I know this is a bit late in the day but last week there was a documentary into the police investigation into the Potters Bar train crash. The long and the short of it was that they couldn’t find out what happened.
- The police should not be investigating in the first place.
- Nor, for that matter, should any other government organisation.
- The police investigation actually hindered the business of finding out what happened.
It hindered things?
- Yes everyone gets nervous and clams up.
But don’t the police have to investigate cases of corporate manslaughter?
- Yes, I suppose if there is an offence of corporate manslaughter they should, indeed, investigate. It’s just that I don’t think it should be an offence.
- Mainly because the supporters of laws like this all seem to be people who just don’t like freedom. But I also think that we already have redress through whatever contract we have with the corporation concerned.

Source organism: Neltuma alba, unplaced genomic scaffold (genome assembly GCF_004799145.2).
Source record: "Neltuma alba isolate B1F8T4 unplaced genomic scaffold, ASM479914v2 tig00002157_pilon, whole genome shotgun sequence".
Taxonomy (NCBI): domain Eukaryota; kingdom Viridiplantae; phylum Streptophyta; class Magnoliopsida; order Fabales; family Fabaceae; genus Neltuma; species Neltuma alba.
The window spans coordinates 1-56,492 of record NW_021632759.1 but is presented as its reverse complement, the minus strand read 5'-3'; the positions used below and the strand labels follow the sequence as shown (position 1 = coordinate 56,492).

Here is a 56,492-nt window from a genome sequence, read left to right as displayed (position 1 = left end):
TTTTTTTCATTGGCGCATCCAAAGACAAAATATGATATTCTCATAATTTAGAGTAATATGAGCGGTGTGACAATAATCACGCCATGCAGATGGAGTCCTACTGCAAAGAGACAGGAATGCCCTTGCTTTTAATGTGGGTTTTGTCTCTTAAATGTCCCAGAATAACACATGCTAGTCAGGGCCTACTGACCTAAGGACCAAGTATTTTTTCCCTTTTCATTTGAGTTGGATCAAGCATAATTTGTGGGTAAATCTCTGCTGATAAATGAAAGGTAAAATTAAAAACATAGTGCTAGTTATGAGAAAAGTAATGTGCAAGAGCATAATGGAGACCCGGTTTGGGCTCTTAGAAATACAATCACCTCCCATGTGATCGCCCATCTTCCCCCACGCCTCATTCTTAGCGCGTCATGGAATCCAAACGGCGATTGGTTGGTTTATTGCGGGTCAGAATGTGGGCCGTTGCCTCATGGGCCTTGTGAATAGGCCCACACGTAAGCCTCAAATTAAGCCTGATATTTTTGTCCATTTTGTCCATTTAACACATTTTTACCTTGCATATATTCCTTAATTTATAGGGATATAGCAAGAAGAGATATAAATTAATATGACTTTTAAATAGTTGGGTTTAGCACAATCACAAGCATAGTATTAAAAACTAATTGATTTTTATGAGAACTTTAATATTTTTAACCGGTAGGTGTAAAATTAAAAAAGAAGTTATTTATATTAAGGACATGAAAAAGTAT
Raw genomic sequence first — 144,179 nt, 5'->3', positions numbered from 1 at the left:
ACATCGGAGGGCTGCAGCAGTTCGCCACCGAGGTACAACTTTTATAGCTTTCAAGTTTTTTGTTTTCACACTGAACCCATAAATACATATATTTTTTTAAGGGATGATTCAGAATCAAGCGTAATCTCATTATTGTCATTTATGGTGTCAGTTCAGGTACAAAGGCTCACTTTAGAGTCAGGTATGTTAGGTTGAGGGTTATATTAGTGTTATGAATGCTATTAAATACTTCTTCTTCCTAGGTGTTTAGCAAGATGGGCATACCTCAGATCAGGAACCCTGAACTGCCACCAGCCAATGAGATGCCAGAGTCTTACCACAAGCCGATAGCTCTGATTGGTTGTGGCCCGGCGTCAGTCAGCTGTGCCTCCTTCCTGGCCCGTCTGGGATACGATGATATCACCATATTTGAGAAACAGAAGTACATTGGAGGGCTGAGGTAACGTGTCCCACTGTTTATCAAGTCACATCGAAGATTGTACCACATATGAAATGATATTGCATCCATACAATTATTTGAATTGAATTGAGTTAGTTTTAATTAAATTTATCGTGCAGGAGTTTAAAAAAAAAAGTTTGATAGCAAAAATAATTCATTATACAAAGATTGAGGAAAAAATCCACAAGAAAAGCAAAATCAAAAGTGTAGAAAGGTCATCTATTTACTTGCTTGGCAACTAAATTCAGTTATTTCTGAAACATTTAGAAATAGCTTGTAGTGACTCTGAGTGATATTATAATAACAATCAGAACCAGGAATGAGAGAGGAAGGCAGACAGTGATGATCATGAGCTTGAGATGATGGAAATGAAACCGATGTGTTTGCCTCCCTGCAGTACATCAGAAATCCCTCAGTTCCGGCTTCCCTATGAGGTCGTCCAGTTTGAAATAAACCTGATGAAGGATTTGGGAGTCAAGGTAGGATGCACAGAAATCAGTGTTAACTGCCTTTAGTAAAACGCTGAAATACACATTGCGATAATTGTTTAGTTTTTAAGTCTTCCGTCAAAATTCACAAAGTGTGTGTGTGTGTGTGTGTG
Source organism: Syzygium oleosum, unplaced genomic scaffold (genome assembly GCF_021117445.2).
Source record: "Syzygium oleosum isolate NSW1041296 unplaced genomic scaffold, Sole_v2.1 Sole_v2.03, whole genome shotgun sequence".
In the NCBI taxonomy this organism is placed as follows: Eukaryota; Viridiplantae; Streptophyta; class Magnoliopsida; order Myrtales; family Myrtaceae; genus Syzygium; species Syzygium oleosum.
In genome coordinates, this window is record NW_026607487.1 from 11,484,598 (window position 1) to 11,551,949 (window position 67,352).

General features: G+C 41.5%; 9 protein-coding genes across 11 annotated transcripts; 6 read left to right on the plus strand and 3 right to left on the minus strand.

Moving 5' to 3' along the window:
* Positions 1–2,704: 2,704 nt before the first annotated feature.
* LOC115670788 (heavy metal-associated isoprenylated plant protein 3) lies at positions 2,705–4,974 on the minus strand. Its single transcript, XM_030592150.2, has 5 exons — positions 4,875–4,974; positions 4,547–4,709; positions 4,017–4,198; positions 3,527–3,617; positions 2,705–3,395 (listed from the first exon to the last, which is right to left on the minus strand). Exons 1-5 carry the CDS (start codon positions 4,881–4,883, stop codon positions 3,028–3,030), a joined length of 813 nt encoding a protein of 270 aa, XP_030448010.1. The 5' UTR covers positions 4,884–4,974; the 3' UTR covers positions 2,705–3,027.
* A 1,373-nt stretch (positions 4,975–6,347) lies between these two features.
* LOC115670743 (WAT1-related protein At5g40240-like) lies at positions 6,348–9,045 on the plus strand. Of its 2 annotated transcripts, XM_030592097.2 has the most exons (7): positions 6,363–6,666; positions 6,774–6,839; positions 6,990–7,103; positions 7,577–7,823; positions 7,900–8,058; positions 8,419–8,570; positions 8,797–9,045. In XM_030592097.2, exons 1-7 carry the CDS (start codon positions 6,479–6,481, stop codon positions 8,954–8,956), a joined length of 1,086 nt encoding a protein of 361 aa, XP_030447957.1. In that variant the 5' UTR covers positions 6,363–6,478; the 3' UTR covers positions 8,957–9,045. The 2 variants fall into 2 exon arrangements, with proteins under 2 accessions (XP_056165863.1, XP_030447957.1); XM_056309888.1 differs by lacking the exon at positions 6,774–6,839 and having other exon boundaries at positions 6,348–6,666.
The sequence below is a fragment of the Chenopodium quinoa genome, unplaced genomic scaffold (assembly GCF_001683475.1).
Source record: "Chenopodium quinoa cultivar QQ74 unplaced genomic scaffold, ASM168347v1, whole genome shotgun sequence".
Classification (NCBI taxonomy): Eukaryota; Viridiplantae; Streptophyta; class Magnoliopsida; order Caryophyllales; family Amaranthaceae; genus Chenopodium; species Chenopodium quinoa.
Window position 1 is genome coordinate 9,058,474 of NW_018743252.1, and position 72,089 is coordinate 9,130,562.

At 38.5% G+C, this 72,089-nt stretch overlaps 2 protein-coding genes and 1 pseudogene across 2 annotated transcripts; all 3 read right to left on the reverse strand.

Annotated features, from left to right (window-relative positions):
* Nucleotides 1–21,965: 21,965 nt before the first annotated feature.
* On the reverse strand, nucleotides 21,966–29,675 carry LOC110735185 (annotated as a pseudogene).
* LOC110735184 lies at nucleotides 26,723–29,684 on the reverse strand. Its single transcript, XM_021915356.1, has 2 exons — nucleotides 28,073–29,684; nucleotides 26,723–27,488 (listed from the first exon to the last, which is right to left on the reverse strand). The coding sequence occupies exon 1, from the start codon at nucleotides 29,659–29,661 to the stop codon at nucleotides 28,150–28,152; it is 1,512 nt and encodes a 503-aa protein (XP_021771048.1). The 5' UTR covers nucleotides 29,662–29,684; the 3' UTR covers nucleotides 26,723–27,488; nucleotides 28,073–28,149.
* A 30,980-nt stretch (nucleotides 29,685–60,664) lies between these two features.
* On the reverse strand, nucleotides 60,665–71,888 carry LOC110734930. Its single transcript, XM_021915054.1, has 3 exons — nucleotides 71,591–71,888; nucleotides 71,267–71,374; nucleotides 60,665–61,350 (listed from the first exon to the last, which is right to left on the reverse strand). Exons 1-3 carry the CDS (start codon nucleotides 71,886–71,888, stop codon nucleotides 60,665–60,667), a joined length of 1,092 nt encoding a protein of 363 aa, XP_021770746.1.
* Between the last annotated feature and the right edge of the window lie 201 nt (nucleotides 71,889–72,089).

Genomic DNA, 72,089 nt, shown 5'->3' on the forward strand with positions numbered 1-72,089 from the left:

But if there are no government investigators how will the victims’ families ever find out the truth?
- I don’t accept that they have a right to the truth. However, there are good reasons to think that a rail company would want to share the information.
- It would demonstrate good will, openness and, perhaps most importantly, a willingness to learn from its mistakes.
But how are we to guarantee safety without the state?
- Firstly, this assumes that safety is the only thing - it isn’t. Secondly, even as a factor it is still important for both traveller and train company - so the likelihood is that it will be taken care of.
I can understand why it might be important for the traveller but why the company?
- Because accidents cost money. You lose the train (one carriage costs about £1m). Track gets smashed up. You have to cancel services. Potential customers get put off. For what it’s worth, from my point of view trains are too safe. I would be quite happy to travel on a train that’s far more dangerous if it meant lower fares. But, then again, I know how safe trains actually are. Rail safety is a producer thing not a consumer thing.